The Miami Marlins nearly came away with a win last night. Jeff Locke pitched well in his debut, but Kyle Barraclough surrendered two walks and the lead.
The Miami Marlins have a quality arm in Kyle Barraclough. He has show the ability to get out of jams, pitch effectively, and crank up the heat when necessary. At only 27 years, he has logged a mere 1.059 years of MLB service time.
Make no mistake, Kyle Barraclough is part of the extended future for the Miami Marlins. He won’t be arbitration eligible until 2019. Free agency remains in the distant future in 2022. There are plenty of reasons to keep him around, but he needs to start throwing strikes again.
Barraclough has made significant strides since making his debut in 2015. He wowed Marlins brass and fans with his ability to ramp up a fastball in the upper 90’s. Pitching only 24.1 innings that season, he managed to maintain an impressive 2.59 ERA.
Hopes were high for the hard-throwing right-hander. Many felt he was a natural slide into the eighth inning, and could eventually take over duties closing.
There was only one issue. Many hoped it would sort itself, but that doesn’t appear to have happened yet. Now seeing Major League action for the third season in a row, Barraclough is showing signs of regressing. Worst of all, his command is as poor as ever.
Through his first 22.1 innings this season, Barraclough is having his worst statistical year to date. His ERA is nearly double, currently sitting at 4.43. He is facing more batters in shorter amounts of time, allowing more hits, runs, and walks.
Can’t paint the corners
In many cases, Barraclough is just missing. In Thursday nights game against the Diamondbacks, several pitches were just off the edge. They were close enough to be conceivably called strikes, and very difficult pitches for the hitters to lay off. But they did, and Barraclough walked two batters.
Those runners would eventually cross the plate and prove to be the deciding runs. That leads us to the biggest problem of all: Barraclough’s alarmingly high walk ratio.
Through his first two years of action in the big leagues, Barraclough’s BB/9 was 5.8, which is fairly high. His ability to induce swings as a result of his high velocity often got him out of jams and made his walk rate less of an issue. This year, that isn’t happening.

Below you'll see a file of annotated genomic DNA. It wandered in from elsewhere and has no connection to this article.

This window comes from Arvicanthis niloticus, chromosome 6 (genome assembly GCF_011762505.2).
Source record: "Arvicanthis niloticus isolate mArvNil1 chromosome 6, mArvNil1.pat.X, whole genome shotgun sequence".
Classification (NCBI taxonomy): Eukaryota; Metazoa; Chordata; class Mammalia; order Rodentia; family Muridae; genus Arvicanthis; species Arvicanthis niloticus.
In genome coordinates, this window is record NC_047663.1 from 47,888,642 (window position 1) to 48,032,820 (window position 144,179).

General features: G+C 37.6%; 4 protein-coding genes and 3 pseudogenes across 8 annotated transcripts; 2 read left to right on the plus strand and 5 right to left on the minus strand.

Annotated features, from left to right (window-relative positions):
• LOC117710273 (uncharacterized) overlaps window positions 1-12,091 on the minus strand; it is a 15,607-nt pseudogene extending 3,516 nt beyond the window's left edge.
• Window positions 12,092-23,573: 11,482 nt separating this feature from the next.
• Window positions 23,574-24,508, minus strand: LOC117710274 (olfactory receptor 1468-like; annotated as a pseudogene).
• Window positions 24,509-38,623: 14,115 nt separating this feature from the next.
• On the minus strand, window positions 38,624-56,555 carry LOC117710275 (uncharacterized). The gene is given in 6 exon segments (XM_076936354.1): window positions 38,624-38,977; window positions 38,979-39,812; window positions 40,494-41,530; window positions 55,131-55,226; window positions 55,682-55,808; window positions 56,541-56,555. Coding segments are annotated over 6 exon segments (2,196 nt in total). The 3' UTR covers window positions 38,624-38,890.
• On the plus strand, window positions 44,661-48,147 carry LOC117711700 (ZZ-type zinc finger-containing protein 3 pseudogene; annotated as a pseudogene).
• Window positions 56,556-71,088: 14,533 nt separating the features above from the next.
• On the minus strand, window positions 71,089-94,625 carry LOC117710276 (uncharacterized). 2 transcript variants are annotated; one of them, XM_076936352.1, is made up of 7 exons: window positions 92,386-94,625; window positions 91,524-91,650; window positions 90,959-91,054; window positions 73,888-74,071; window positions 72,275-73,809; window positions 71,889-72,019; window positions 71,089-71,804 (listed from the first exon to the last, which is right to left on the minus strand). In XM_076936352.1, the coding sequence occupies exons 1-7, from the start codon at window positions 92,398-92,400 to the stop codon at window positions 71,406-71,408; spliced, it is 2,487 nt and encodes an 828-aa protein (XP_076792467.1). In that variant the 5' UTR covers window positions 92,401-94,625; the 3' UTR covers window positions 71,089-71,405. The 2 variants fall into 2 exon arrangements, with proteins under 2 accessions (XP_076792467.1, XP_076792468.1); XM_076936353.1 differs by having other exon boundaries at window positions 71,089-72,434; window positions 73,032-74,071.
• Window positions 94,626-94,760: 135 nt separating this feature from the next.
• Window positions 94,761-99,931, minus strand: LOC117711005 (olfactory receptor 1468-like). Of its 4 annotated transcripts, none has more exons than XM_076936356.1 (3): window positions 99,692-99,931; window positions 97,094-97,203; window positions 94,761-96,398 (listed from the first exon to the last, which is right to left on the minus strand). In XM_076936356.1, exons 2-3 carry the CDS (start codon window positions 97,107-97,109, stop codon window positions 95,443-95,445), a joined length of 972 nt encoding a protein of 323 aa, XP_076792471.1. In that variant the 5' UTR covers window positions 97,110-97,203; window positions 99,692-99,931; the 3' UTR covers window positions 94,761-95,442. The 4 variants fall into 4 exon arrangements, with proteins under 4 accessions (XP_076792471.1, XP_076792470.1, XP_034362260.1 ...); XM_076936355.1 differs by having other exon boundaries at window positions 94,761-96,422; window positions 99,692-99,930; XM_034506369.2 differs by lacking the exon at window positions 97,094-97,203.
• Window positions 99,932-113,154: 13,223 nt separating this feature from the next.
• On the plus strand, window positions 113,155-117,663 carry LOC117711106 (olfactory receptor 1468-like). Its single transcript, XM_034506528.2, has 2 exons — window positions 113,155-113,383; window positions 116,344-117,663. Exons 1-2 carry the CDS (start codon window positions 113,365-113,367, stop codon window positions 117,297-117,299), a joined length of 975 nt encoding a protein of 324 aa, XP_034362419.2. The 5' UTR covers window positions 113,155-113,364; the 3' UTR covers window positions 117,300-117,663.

It took a little while, but it appears other teams know to sit back on Barraclough and make him throw them strikes. He isn’t doing it. This year, his BB/9 is 8.5. Pair that with 3 wild pitches and it’s easy to see why so many runs are being tallied when he is on the mound.
Bullpen issues have plagued the Miami Marlins all season. Barraclough is just a drop in the bucket of a larger problem. However, recently Barraclough has been public enemy number one. Considering his status as a (hopefully) cornerstone piece of the Marlins bullpen moving forward, he’ll need to improve.
With his numbers down across the board, it appears that a “slow start” would be the most convenient way to explain things away. The Marlins will need him to be successful this year. With A.J. Ramos potentially on the move at some point this season, he is due to have his role increase.
They might be hesitant to do that if he can’t show drastic improvement in his command.
With Drew Steckenrider, Barraclough, Nick Wittgren, and Brian Ellington all young and with years of team control remaining, the future is bright for the Marlins pen. All these hard-throwing right-handers have potentially shut down stuff, but all struggle with command in the same way.
The Miami Marlins need Kyle Barraclough to work out, and that’s why they won’t give up on him. If he struggles through the month of June, he might be sent down to work some things out. Sometimes the front office thinks a guy just needs a reboot.